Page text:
Conformance Control through In-situ Gelation of Silica Nanoparticles


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Due to reservoir heterogeneities, oil recovery from fluid injection during secondary and/or tertiary recovery does not occur in an ideal piston-like displacement. Rather sweep efficiency can be much lower than 100% due to heterogeneities such as high permeability contrast between layers (aka thief zones) and fractures. These reservoir features require the use of a conformance control agent to improve sweep. Our proposed conformance control technique uses colloidal silica (aqueous silica nanoparticle dispersions) for a gelling system to address conformance control. Permeability reduction can be achieved through the in-situ gelation process even at low concentrations of nanoparticle. Under retarded gelation kinetics due to lower initial salinity, permeability reduction can be created deeper in the core. When the core salinity is initially lower, a weaker gel is formed, which allows for continued injection to break and mobilize some of the gel. Some nanoparticle will initially be retained due to suppressed energy barrier to absorption in the higher salinity environment. Most of the retained particles, though, will be released upon continued exposure to the low salinity nanoparticle solution.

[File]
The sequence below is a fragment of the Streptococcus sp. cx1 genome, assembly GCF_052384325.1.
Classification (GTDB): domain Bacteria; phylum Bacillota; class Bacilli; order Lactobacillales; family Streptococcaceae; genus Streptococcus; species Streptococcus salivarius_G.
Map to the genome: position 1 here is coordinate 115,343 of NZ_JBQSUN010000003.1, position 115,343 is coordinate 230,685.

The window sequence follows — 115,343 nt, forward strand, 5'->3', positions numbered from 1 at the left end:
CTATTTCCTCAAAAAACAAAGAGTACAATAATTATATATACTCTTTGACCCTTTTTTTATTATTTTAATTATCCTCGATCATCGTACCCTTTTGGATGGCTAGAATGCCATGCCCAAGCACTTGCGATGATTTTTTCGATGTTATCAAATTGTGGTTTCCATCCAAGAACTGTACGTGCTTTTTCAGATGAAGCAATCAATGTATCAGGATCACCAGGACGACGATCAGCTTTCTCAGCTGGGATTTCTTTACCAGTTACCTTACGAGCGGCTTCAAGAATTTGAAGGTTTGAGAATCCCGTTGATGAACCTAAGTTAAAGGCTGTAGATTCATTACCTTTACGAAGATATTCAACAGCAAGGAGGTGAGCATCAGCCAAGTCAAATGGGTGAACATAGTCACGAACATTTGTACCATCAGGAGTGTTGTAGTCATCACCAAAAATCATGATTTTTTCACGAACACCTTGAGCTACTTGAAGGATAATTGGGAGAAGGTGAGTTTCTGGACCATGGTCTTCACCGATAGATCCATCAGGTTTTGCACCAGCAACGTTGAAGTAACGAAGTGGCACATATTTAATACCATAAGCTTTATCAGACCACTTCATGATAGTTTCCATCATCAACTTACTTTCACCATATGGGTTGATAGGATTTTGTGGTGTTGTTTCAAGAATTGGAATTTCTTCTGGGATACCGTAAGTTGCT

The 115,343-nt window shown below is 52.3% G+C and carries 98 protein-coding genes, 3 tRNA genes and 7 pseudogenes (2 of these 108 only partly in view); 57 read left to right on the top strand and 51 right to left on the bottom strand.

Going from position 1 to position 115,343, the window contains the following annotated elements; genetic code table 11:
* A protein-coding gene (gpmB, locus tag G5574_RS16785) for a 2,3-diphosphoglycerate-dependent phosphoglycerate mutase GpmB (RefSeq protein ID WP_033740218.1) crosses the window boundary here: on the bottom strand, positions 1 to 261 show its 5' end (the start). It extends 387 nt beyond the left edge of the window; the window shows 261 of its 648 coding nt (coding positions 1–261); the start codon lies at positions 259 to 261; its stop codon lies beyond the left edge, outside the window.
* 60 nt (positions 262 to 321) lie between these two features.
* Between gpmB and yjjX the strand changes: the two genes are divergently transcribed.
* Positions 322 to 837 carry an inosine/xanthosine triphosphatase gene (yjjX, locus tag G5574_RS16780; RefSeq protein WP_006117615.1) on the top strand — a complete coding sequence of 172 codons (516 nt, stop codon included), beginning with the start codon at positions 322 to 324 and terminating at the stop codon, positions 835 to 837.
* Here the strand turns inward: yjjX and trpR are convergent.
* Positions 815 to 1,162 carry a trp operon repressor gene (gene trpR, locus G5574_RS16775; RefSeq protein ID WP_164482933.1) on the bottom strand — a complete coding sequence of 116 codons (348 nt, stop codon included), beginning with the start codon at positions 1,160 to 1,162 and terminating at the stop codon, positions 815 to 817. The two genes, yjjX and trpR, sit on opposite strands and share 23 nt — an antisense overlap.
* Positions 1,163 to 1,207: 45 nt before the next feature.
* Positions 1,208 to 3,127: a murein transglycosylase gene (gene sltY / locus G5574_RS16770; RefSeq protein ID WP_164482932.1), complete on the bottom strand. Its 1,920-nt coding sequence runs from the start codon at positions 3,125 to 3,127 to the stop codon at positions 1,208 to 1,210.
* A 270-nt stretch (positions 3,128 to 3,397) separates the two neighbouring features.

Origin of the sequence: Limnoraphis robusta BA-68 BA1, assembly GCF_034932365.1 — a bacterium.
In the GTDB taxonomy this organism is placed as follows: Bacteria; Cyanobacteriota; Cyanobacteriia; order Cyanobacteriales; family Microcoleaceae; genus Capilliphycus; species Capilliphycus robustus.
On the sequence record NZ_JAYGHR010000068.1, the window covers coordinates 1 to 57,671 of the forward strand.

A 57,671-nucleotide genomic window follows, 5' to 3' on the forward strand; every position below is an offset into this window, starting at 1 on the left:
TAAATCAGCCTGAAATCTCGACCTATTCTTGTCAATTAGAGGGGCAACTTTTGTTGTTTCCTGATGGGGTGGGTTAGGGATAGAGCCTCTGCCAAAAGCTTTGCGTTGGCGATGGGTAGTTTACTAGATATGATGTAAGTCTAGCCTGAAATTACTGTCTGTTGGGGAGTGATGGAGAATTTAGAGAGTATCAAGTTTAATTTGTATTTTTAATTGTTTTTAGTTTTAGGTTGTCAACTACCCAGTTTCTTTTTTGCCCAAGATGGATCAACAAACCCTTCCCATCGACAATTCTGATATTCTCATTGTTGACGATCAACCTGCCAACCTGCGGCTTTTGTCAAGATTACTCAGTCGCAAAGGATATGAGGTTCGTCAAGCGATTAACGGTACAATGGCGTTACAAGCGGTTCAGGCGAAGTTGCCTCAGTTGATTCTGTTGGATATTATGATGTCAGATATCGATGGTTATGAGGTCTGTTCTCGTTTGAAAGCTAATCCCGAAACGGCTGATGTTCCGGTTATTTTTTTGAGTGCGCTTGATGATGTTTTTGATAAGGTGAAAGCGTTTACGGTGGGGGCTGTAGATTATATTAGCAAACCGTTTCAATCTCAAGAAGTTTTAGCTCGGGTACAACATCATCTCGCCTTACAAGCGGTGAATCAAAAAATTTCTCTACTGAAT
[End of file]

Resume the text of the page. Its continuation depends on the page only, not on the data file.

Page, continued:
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Journal: TechConnect Briefs
Volume: 3, Nanotechnology 2014: Electronics, Manufacturing, Environment, Energy & Water
Published: June 15, 2014
Pages: 521 - 524
Industry sectors: Advanced Materials & Manufacturing | Energy & Sustainability
Topic: Materials for Oil & Gas
ISBN: 978-1-4822-5830-1